(9-1; 13-3) in its second consecutive I.A.A.M. championship game appearance on Saturday May 12 soundly defeated Park School, 14-2, at Harford Community College to earn the Quakers their first title since 2005. (The School also won the championship in 2004.) The Bruins had beat the Quakers 14-5 earlier in the season, a game plagued by a "terrible" 3rd inning and the loss of Julia Parker ’20
to a concussion, according to coach Ken Zalis. “The team could have gone in a very different direction [following the loss] but they came together after that and played with a passion for each other, no one else…this season was about them,” he said.
That passion was evident from the get-go on Saturday with back-to-back singles by Tyler Rifkin '18 and Katie Capizzi ’18, who will play D-I softball for Towson University next year. After a double-steal, the Quakes had 2nd and 3rd with no outs when Lucy Meigs’ ’18 popped-up short then retired Julia Parker and Olivia Nengel ’20 to get out of the jam. In the bottom half, Rifkin walked the first batter of the game, but then settled down and struck out the next two batters before enticing the third to ground out to second baseman Bridget Barry ’18, ending the 1st inning scoreless.
The second inning opened with Amelia Martin ’20 grounding out to first, Barry being hit by a pitch, and Grace Bowen ’20 striking out. With 2 out and a runner on 1st, the Quakes erupted for an 8-run streak that began with Sophie Rosenberg ’21 being hit by a pitch, followed by Rifkin ripping a single to score Barry, and Capizzi being walked to load the bases. Consecutive singles by Meigs. Parker, Nengel, Martin, and Barry brought the Quaker fans to their feet.
Rifkin took over from there, retiring the Bruins’ batters in order in the 2nd and 3rd inning with four strikeouts. The Quakes added another run in the 4th as Nengel, who singled and took 2nd on a Martin “fielder’s choice,” scored on power-batter Bridget Barry’s second straight RBI single. (Barry would go 2 for 4 in the game.) Rifkin walked the lead-off hitter (her 2nd for the game) in Park’s half of the 4th, leading to the Bruins’ first run of the game on a throwing error. After four innings the Quakes led the game, 9-1.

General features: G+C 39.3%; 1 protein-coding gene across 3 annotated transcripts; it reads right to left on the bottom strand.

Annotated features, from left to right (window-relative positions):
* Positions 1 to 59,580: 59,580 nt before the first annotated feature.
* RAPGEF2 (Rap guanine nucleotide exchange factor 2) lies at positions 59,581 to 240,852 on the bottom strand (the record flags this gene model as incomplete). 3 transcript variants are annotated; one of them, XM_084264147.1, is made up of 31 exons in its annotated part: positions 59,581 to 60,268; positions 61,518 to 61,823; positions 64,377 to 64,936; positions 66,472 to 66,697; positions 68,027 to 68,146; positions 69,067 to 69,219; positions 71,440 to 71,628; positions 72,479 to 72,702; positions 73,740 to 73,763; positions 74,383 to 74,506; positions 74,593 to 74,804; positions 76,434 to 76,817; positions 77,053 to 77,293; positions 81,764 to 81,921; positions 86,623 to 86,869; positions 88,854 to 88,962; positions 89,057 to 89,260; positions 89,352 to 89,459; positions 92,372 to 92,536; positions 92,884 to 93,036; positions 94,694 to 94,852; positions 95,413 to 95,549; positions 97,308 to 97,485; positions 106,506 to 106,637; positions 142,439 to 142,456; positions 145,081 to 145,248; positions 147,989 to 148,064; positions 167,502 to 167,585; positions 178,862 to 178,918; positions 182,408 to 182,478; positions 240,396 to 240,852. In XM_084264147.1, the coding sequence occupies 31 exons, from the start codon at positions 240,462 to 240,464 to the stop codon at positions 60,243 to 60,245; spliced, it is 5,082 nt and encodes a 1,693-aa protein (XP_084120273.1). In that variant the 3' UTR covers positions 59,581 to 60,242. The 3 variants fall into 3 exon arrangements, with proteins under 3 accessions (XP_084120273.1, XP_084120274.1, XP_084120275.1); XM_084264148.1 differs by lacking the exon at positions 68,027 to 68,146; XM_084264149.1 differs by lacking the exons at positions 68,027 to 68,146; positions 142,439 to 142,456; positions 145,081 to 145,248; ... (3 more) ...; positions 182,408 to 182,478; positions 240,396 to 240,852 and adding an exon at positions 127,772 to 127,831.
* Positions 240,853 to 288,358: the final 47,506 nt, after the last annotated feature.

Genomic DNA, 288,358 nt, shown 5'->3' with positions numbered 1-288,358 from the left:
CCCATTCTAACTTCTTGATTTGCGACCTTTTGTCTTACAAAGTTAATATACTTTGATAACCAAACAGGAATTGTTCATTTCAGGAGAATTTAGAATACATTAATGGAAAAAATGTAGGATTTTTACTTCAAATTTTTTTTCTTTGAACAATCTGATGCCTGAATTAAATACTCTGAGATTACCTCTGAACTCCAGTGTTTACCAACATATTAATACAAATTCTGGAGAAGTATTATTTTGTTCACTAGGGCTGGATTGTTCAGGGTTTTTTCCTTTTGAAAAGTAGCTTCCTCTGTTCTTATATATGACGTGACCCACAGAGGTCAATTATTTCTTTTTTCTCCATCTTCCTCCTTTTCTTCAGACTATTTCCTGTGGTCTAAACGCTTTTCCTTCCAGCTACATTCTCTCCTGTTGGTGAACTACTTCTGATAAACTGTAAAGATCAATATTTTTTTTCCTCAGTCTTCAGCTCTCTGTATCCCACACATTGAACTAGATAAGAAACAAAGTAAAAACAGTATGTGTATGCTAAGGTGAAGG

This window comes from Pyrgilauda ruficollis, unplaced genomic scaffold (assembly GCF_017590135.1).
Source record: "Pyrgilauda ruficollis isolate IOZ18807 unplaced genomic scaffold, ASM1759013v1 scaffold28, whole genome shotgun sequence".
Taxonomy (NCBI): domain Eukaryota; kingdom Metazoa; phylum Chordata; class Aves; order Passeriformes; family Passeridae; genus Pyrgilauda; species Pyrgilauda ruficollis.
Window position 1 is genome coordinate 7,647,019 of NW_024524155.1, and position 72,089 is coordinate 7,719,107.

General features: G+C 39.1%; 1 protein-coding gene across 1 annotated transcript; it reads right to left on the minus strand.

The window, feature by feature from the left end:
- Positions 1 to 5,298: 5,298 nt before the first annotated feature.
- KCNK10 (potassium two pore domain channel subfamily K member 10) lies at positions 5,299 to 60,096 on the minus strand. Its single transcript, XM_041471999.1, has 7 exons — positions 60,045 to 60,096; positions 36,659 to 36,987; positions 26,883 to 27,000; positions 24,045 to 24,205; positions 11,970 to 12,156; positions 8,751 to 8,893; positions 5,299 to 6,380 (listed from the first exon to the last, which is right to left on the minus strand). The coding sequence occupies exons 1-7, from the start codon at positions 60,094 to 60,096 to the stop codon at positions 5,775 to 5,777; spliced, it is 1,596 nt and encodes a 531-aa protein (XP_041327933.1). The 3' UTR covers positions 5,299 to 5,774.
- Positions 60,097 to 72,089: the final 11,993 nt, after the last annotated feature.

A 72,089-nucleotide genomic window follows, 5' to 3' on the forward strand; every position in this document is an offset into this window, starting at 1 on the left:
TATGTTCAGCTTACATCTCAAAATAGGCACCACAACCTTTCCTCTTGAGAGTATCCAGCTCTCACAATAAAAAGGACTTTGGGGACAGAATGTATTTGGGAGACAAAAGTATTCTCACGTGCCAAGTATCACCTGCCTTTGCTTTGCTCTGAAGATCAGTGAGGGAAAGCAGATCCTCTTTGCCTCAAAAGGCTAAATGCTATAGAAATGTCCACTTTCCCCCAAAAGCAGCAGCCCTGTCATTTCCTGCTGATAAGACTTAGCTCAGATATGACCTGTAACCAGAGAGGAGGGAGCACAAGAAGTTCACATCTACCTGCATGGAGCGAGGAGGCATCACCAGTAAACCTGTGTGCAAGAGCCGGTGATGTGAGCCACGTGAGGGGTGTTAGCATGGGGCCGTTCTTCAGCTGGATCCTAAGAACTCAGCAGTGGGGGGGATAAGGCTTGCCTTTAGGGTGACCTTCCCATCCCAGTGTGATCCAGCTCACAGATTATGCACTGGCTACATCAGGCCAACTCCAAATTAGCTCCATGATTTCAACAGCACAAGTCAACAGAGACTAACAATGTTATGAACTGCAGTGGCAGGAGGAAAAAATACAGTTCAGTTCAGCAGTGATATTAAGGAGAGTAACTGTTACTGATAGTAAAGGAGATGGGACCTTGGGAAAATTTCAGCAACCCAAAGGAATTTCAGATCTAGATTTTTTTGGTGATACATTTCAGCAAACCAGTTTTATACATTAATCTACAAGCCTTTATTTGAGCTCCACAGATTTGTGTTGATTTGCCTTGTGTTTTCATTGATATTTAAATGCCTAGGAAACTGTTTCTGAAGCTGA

Friends answered the Park run in the 5th inning with two more of their own as Rifkin hit a one-out single to left (her 4th hit of the game). Capizzi followed with a slap single and both advanced on a double steal as Meigs faked a bunt. With one out and runners on 2nd and 3rd, Meigs was up again and this time hit a hard shot to shortstop to score Rifkin, followed by Capizzi who would score on a wild pitch one batter later.
Rifkin continued her dominance in the Bruins’ 5th and 6th as she struck out the side in the 5th and added 2 more in the 6th. The 7th inning opened with the Quakes up 11-1 and 3 outs away from the title, but our offense wasn’t done yet. Grace Bowen grounded out to the pitcher to start the inning and pinch-hitter Abby Rosenberg ’21 grounded out to second. Like they had done for the entire game the Quakes then started another 2-out rally as Rifkin walked, Capizzi slapped a single to short, and both pulled off their third double-steals of the game, bringing Meigs up again for her last plate appearance in her 4-year Friends career. As she had done so many times before, Meigs stroked a clean single to right field, plating Rifkin and Capizzi (she had 5 RBIs in the game). Julia Parker followed with another single, putting runners at the corners with 2 outs. Nengel collected her 3rd hit of the afternoon, plating Meigs with the 14th and final Quaker run of the day.
In the bottom of the 7th Rifkin retired the first batter of the inning on a “major" league pop-up that Sophie Rosenberg drifted back and snagged. The next batter then hit a clean single to left field, the first hit Rifkin had allowed all game. Two more hits followed as Park cut the lead to 14-2. Rifkin struck out the next batter for her 14th K of the game (she was also 4 for 4 with four runs scored) and, following a Park player’s ground out to shortstop Sophie Rosenberg, the celebration began.